Normally, Mp3tag reads metadata from files when loading files, directories or playlists and stores the data in memory. Then, when you close Mp3tag, the data once read from the files is discarded and must be read again the next time you’re working with those files in Mp3tag.
This can become both time consuming and memory intensive, especially when dealing with large amounts of files. If you enable the Library in Mp3tag, metadata is first read from the files and then stored in a database that resides in Mp3tag’s configuration folder.
On subsequent reads of the file, the metadata is read directly from the database and updated if the file’s modification timestamp has been changed. In addition to that, cover art or other binary data is stored solely in the database, which can significantly reduce the amount of memory that is consumed by Mp3tag.
If you only want to keep metadata of certain directories in Mp3tag’s Library, you can configure specific directories that are included in Mp3tag’s Library. Files that reside outside of these directories are not permanently stored in Mp3tag’s Library.
Mp3tag keeps track of files if the they’re deleted or moved from inside of Mp3tag. If you delete or move files outside of Mp3tag, it’s possible that orphaned entries are kept in the database. While this is not a problem per se, you can remove those entries with this option. It checks whether the referenced files are still on your hard drive and removes the entries if it cannot access the file anymore. Just to keep things clean and tidy :)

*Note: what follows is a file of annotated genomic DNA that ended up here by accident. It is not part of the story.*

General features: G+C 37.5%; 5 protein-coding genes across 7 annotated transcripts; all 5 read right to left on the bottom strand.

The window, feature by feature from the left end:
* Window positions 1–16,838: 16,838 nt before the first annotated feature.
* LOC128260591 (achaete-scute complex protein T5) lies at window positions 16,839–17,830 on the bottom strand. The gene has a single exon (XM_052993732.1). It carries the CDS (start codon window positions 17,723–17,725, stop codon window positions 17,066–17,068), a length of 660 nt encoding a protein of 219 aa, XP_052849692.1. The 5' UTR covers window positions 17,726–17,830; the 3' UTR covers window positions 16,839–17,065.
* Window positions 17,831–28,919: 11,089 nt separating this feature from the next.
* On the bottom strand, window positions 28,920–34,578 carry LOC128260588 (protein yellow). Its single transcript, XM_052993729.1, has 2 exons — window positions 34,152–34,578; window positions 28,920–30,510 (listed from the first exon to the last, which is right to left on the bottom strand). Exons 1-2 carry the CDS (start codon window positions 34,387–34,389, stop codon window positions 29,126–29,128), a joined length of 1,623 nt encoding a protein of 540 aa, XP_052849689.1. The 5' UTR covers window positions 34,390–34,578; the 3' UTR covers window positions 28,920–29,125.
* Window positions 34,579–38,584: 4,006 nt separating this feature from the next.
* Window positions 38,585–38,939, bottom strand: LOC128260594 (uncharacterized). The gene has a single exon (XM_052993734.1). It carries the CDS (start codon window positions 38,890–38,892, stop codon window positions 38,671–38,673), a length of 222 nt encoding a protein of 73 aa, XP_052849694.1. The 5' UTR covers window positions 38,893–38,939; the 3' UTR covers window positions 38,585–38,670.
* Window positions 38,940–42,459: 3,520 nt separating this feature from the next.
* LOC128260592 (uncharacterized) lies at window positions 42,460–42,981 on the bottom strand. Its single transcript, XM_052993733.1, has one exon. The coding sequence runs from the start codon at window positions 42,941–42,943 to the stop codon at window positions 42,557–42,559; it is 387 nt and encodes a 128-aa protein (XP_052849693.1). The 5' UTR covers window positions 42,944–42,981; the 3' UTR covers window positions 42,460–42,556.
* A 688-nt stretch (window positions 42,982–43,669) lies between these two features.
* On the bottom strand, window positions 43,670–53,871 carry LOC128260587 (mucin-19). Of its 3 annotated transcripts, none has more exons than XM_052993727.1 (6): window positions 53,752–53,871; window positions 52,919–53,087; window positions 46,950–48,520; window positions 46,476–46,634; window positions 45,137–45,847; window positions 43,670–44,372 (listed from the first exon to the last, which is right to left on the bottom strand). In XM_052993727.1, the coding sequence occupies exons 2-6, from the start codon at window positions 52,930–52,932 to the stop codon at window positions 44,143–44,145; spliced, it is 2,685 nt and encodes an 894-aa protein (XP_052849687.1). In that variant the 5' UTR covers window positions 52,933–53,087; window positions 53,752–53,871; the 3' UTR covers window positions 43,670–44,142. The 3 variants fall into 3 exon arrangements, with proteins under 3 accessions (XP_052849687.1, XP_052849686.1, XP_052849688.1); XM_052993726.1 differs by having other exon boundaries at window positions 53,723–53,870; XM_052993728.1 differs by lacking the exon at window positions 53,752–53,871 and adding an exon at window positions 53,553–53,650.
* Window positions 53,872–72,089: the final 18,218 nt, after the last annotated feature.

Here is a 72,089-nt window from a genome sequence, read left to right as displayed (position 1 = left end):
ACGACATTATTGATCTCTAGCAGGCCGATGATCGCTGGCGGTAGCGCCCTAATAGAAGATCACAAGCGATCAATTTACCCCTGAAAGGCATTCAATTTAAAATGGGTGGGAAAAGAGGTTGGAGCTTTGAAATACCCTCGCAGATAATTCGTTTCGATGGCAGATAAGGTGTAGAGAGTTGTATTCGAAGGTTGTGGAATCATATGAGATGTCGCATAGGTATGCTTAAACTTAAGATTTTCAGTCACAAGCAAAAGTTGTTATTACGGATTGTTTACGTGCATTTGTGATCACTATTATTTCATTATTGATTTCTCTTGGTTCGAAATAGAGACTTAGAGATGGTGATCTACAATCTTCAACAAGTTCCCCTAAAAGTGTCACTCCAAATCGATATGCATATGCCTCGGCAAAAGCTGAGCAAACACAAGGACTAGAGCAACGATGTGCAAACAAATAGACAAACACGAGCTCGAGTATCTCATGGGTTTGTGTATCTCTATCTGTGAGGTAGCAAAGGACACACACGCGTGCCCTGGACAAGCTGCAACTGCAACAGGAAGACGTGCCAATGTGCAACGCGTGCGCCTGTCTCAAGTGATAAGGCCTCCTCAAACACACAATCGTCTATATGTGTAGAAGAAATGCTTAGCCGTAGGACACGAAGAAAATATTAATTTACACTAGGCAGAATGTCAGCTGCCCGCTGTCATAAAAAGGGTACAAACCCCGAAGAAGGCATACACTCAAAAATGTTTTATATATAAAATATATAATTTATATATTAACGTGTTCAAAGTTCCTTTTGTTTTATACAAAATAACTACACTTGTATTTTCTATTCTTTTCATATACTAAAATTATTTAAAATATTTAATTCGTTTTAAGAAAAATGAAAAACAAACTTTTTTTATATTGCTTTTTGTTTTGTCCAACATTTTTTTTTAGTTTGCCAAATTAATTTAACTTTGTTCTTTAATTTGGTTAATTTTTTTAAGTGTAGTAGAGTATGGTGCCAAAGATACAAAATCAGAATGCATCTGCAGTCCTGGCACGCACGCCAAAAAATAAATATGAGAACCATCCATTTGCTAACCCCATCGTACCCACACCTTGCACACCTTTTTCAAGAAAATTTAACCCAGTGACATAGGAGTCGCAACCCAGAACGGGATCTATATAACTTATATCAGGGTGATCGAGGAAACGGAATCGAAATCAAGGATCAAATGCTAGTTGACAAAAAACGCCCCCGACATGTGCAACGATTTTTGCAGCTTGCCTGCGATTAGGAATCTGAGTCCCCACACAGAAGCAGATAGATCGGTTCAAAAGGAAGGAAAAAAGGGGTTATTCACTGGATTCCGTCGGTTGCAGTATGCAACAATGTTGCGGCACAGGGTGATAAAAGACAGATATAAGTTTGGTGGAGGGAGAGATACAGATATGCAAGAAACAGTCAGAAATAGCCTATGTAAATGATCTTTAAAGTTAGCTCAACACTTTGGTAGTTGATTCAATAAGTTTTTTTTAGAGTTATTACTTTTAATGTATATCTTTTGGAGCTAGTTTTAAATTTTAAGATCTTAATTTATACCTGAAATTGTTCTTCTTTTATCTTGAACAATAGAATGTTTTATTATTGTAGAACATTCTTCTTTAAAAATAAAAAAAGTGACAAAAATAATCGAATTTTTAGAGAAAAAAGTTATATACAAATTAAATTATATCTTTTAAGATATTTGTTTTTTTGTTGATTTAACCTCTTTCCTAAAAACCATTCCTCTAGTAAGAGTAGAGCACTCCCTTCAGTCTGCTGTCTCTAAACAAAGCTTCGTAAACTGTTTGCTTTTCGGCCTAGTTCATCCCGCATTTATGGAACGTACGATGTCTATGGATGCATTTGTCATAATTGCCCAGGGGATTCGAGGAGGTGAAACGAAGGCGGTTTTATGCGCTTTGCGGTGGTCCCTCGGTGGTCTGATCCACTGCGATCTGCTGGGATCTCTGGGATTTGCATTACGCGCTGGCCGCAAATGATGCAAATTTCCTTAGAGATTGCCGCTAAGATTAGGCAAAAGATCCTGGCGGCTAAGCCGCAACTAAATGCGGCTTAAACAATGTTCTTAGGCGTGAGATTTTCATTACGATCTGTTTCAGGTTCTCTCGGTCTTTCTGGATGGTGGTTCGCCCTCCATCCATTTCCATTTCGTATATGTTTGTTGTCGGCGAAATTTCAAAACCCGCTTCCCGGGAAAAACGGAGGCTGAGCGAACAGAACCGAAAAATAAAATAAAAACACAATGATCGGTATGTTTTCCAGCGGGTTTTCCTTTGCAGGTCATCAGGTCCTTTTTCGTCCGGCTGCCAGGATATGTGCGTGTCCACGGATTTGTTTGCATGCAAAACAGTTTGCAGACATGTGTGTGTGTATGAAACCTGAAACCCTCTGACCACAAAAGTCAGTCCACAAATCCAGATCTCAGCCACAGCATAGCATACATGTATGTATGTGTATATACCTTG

Sometimes even enabling the Library doesn’t bring noticeable improvements, especially in loading performance.
Here are some things to consider and try:
Windows Security intercepts each of the operations performed, so if you trust Mp3tag, making sure Windows Defender doesn’t scan the library database file on each change can speed up things significantly.
Each of the changes performed also needs write operations in the Library. So the faster the drive where Mp3tag’s settings are stored, the better the overall experience. It’s a massive difference to use Mp3tag as portable installation from a slow USB thumb drive compared to Mp3tag and it’s settings (incl. the library database file) running from a fast solid-state drive.